Sept. 26, 1918, Cutter Tampa, Lost with all Hands

File:USCGC Tampa (ex Miami).jpg

This is the 93rd anniversary of the loss of Cutter Tampa, which was the greatest loss of American naval forces at sea due to enemy action in WWI.

Naval History and Heritage Command is commemorating the loss.

Additional information on the ship here.

In addition to the Coast Guard Memorial at Arlington, the crew is remembered in England with their names engraved on the walls of the chapel of the Brookwood American Cemetery and memorial in Britain.

92nd Anniversary of the Loss of the Cutter TAMPA with all Hands

Today is the 92nd Anniversary of the sinking of the Cutter TAMPA by the German submarine UB-91 with the loss of all on board. This was reportedly the largest loss to enemy action suffered by US Naval Forces in WWI.

From the TAMPA’s page at the Coast Guard historian’s web site, “The dead included 111 Coast Guardsmen, four U.S. Navy men, a captain of the British Army and ten seamen of the Royal Navy, and five civilian employee dock workers.  Admiral William S. Sims, the senior U.S. naval officer on duty in Great Britain, received the following letter from the Lords of the British Admiralty:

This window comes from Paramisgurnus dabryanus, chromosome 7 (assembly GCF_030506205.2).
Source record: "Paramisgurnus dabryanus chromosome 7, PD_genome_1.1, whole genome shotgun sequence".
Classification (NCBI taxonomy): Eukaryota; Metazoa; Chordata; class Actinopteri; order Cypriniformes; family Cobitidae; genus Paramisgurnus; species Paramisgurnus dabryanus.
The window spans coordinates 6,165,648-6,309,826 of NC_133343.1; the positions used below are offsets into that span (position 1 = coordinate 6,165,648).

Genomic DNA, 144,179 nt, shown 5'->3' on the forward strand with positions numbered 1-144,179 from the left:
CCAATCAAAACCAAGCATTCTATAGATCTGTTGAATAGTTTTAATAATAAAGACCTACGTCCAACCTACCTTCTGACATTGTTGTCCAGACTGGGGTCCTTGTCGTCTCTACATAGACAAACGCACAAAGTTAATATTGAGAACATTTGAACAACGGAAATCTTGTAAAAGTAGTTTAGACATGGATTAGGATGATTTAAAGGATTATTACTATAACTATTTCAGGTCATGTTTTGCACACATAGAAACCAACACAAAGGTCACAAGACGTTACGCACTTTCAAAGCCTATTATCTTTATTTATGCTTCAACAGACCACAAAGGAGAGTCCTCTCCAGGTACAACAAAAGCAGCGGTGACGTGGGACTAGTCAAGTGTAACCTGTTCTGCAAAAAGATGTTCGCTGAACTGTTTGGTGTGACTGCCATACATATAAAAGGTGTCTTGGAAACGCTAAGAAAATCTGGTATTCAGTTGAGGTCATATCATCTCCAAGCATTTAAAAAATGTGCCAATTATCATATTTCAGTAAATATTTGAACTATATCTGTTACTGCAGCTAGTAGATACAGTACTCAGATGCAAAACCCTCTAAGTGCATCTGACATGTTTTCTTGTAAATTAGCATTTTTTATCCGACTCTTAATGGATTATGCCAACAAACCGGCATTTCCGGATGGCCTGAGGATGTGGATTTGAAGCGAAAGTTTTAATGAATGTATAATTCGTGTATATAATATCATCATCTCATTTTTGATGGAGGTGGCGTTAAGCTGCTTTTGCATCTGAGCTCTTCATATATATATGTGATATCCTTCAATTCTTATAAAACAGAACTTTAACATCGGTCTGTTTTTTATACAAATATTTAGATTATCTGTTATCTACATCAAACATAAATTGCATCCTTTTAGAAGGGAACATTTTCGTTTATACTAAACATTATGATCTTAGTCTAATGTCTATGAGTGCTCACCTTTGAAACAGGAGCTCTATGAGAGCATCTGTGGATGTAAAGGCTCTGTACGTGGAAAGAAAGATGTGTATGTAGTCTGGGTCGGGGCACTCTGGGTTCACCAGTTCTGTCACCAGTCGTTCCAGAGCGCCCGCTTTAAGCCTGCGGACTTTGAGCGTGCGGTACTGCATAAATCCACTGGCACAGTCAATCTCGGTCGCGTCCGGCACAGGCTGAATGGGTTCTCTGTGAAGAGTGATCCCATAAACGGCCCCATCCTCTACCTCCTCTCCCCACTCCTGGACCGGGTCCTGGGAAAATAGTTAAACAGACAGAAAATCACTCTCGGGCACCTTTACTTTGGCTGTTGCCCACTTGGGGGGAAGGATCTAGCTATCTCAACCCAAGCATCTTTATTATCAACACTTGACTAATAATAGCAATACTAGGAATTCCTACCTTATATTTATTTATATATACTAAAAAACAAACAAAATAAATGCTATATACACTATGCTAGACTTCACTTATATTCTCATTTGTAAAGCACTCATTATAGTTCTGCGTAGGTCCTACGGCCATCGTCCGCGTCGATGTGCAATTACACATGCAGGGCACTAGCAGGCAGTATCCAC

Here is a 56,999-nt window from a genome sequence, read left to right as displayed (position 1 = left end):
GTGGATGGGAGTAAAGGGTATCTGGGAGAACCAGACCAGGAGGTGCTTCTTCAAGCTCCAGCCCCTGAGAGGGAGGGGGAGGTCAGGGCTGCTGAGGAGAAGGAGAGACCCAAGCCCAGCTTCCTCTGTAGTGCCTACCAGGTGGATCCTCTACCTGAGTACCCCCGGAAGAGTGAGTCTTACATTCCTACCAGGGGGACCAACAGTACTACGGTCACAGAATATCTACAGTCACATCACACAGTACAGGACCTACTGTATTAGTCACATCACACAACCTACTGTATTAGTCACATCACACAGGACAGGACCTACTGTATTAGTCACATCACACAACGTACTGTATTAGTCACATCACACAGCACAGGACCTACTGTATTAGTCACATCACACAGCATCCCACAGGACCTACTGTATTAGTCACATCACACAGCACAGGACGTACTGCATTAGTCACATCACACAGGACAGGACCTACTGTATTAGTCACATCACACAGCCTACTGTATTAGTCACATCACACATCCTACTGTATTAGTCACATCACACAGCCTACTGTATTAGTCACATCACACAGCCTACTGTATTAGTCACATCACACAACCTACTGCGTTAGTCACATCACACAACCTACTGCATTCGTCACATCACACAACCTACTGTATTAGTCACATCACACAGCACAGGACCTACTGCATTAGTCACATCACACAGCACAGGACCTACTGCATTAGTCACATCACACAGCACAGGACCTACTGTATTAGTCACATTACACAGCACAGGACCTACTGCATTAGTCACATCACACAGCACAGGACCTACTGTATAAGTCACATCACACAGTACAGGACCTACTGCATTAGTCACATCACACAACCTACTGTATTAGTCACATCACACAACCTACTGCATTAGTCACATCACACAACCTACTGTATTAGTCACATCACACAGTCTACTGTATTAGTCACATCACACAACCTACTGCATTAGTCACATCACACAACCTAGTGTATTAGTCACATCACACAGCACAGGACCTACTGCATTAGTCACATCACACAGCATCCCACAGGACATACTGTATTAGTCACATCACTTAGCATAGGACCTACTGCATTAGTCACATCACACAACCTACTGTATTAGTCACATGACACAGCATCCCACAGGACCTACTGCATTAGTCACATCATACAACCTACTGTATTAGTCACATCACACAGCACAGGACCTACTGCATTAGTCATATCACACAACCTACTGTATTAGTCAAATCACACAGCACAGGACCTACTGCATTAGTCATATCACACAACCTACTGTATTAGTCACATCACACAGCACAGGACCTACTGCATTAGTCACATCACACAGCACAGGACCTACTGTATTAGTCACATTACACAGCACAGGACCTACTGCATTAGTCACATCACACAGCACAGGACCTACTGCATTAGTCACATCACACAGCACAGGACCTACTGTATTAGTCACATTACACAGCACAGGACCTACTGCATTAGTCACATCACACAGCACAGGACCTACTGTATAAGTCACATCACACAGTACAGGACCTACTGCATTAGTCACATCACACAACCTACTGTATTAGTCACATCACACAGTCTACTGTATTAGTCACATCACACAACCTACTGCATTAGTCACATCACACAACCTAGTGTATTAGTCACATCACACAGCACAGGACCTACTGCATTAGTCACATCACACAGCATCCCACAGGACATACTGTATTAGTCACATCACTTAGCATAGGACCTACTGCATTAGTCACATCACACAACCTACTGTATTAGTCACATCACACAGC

“‘Their Lordships desire me to express their deep regret at the loss of the USS TAMPA.  Her record since she has been employed in European waters as an ocean escort to convoys has been remarkable.  She has acted in capacity of ocean escort to no less than 18 convoys from Gibraltar, comprising 350 vessels, with a loss of only two ships through enemy action.  The commanders of the convoys have recognized the ability with which the TAMPA carried out the duties of ocean escort.  Appreciation of the good work done by the USS TAMPA may be some consolation to those bereft and Their Lordships would be glad if this could be conveyed to those concerned.'”

The Naval History and Heritage Command is also recognizing the loss of the TAMPA.

Satterlee Hall at the USCG Academy is named in honor of her captain, Charles Satterlee.